The Prayer of General Thanksgiving in the Book of Common Prayer is recited at the end of the offices of Morning and Evening Prayer. You will recall I wrote about the offices in the E-News this past week. Towards the end in the General Thanksgiving come the lines:
And, we pray, give us such an awareness of your mercies, that with truly thankful hearts we may show forth your praise, not only with our lips, but in our lives, by giving up ourselves to your service, and by walking before you in holiness and righteousness all our days.
Living the Christian life is not a matter of confessing lips as much as it’s a matter of active lives. Living in God’s service is always more than the words we say. It’s the actions we take; the bread we break.
We are living through a time when the discrepancy between words and actions has never been greater. We are devastated by the fracturing of words from actions. Words trump action never taken. Action trumps lies concealing evil action.
But the person on the street says it’s no big deal because who cares about truth these days?
Truth has become a completely subjective concept. If I say black is white, then it is. If I assert my lie as truth and reject another’s truth as a lie – a hoax, then who’s to seriously contradict me? The objective evidence of the physical world around us is now dismissed as mere hoax.
Well the short answer to who cares is that God cares. But if that’s too remote a concern for you, then the answer is that I care, you care, we care. Is that good enough?
Jesus said be salty but beware of losing your saltiness.
Did you know that the interesting thing about salt is that it can’t lose its salinity unless the chemical bond between sodium and chlorine is broken. As one of the most stable of compounds, only an electric charge is able to loosen the NaCl molecule. Thus, when salt is dissolved in water it enjoys a greater volume as it is released from crystal form, but it remains essentially salt in all its savory-ness.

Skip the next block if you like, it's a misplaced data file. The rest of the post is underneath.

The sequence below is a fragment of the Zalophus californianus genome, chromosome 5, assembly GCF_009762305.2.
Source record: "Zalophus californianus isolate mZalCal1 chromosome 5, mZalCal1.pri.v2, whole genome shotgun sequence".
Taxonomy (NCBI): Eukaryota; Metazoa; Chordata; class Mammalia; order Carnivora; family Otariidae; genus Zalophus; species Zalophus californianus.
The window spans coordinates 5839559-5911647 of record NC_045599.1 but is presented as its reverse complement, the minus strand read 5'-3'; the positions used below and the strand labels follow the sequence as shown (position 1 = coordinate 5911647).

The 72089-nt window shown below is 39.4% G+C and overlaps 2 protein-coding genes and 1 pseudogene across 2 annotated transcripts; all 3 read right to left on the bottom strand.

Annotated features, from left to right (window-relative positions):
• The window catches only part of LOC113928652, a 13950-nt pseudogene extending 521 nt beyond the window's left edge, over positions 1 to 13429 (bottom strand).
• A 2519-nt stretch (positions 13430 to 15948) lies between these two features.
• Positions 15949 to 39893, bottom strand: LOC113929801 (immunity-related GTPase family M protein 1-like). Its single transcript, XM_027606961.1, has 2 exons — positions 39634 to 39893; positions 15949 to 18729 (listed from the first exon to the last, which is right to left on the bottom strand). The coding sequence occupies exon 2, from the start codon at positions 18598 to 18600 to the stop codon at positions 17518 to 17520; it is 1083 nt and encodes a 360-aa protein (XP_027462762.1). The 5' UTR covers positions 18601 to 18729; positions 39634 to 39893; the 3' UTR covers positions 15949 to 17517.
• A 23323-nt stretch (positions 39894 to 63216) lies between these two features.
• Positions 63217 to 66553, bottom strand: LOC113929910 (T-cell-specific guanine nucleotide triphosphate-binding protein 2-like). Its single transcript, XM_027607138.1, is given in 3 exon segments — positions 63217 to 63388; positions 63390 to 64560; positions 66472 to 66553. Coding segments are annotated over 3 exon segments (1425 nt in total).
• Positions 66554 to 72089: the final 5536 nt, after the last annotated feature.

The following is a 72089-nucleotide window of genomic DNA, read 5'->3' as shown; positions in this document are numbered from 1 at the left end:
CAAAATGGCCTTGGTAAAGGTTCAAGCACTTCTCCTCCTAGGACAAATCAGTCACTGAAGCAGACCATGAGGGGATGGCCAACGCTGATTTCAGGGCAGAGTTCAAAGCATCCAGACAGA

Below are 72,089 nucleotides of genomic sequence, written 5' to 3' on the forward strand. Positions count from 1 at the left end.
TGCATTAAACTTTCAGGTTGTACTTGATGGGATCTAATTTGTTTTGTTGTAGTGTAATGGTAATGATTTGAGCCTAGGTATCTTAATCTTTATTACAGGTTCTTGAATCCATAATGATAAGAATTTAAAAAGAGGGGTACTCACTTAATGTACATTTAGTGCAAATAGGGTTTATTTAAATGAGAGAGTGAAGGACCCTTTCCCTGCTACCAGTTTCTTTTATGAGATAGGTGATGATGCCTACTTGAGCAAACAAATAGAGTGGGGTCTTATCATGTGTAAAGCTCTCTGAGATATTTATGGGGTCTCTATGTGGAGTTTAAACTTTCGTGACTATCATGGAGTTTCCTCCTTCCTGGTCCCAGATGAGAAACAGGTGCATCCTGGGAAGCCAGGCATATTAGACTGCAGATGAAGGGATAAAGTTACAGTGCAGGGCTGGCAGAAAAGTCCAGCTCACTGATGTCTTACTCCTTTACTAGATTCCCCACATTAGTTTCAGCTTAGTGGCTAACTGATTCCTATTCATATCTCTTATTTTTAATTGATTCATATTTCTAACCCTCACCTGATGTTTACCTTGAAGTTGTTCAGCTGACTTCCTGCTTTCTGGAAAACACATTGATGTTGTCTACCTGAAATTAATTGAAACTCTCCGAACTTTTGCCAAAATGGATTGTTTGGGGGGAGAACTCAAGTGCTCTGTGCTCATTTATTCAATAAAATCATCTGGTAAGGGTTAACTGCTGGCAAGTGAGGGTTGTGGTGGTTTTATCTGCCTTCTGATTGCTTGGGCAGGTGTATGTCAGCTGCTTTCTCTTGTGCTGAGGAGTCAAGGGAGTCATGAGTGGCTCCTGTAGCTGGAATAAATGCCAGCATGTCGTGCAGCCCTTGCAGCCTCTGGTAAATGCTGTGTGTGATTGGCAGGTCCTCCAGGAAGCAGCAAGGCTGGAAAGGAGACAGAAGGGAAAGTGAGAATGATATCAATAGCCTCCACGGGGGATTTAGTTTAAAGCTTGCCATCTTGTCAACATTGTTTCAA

In Matthew’s Sermon on the Mount Jesus’ tell his disciples: you are the salt of the earth. This has found its way into our common language. When we describe someone as the salt of the earth, we are recognizing their value as a person who expresses a no nonsense wholesomeness; someone whose life of fruitful action, of effective service, is enviable.
Jesus said: but if salt loses its taste, how can its saltiness be restored? It is no longer good for anything and is thrown out and trampled underfoot. Salt losing its salinity? Jesus clearly had been asleep in his elementary chemistry classes?
Jesus would have observed how salt was collected from saltpans. When dried out the substance in which the salt was embedded was raked into mounds still containing a lot of impurities. While salt as sodium chloride can’t be dissolved it can be leached out. Heavy rain would leach the sodium chloride out of surface layers of the salt mounds – leaving the residue of impurities that were essentially tasteless. Like fine sand, it was good only as material to loosely gravel a pathway where it would be trampled underfoot.
Jesus had a habit of taking ordinary things to reveal spiritual truth. So, he takes salt – something crucially important in everyday life as a savory and a preservative for food. As well as a fixing for dying cloth, salt was also a staple commodity in commercial transaction – Roman soldiers were often paid in salt in lieu of coin.